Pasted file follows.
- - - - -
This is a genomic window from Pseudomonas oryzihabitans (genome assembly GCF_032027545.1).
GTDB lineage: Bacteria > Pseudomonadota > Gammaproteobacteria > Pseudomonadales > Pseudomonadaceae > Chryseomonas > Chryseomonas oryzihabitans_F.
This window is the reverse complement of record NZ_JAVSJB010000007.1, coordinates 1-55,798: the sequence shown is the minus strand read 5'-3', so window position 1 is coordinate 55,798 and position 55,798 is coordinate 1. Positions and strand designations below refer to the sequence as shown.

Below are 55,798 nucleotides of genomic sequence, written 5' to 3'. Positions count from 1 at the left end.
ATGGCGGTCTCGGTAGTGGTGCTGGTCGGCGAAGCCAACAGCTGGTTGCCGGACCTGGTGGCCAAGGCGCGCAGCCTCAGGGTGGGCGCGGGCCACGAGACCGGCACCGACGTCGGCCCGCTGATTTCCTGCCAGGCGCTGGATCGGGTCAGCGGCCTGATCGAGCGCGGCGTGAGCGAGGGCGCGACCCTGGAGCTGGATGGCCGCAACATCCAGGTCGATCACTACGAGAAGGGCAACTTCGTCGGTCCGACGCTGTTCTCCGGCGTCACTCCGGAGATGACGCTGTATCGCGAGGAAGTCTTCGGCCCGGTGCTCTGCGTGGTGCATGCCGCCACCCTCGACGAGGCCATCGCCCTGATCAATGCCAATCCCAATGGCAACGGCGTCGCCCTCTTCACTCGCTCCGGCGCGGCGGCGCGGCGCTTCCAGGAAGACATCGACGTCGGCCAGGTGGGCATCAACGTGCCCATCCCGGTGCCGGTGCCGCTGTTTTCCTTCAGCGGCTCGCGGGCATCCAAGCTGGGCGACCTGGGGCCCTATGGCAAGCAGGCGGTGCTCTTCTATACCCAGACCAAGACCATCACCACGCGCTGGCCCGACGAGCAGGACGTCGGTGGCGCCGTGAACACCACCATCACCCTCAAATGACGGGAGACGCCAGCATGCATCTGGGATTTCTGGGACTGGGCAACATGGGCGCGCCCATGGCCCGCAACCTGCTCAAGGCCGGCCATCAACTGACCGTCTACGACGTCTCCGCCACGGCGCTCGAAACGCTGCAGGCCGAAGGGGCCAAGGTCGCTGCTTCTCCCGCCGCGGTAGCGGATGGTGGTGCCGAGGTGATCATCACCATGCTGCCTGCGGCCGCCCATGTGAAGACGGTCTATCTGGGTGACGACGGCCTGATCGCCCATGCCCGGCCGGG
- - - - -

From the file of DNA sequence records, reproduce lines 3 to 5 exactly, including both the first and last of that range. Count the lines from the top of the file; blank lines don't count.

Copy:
This window is the reverse complement of record NZ_JAVSJB010000007.1, coordinates 1-55,798: the sequence shown is the minus strand read 5'-3', so window position 1 is coordinate 55,798 and position 55,798 is coordinate 1. Positions and strand designations below refer to the sequence as shown.

Below are 55,798 nucleotides of genomic sequence, written 5' to 3'. Positions count from 1 at the left end.
ATGGCGGTCTCGGTAGTGGTGCTGGTCGGCGAAGCCAACAGCTGGTTGCCGGACCTGGTGGCCAAGGCGCGCAGCCTCAGGGTGGGCGCGGGCCACGAGACCGGCACCGACGTCGGCCCGCTGATTTCCTGCCAGGCGCTGGATCGGGTCAGCGGCCTGATCGAGCGCGGCGTGAGCGAGGGCGCGACCCTGGAGCTGGATGGCCGCAACATCCAGGTCGATCACTACGAGAAGGGCAACTTCGTCGGTCCGACGCTGTTCTCCGGCGTCACTCCGGAGATGACGCTGTATCGCGAGGAAGTCTTCGGCCCGGTGCTCTGCGTGGTGCATGCCGCCACCCTCGACGAGGCCATCGCCCTGATCAATGCCAATCCCAATGGCAACGGCGTCGCCCTCTTCACTCGCTCCGGCGCGGCGGCGCGGCGCTTCCAGGAAGACATCGACGTCGGCCAGGTGGGCATCAACGTGCCCATCCCGGTGCCGGTGCCGCTGTTTTCCTTCAGCGGCTCGCGGGCATCCAAGCTGGGCGACCTGGGGCCCTATGGCAAGCAGGCGGTGCTCTTCTATACCCAGACCAAGACCATCACCACGCGCTGGCCCGACGAGCAGGACGTCGGTGGCGCCGTGAACACCACCATCACCCTCAAATGACGGGAGACGCCAGCATGCATCTGGGATTTCTGGGACTGGGCAACATGGGCGCGCCCATGGCCCGCAACCTGCTCAAGGCCGGCCATCAACTGACCGTCTACGACGTCTCCGCCACGGCGCTCGAAACGCTGCAGGCCGAAGGGGCCAAGGTCGCTGCTTCTCCCGCCGCGGTAGCGGATGGTGGTGCCGAGGTGATCATCACCATGCTGCCTGCGGCCGCCCATGTGAAGACGGTCTATCTGGGTGACGACGGCCTGATCGCCCATGCCCGGCCGGG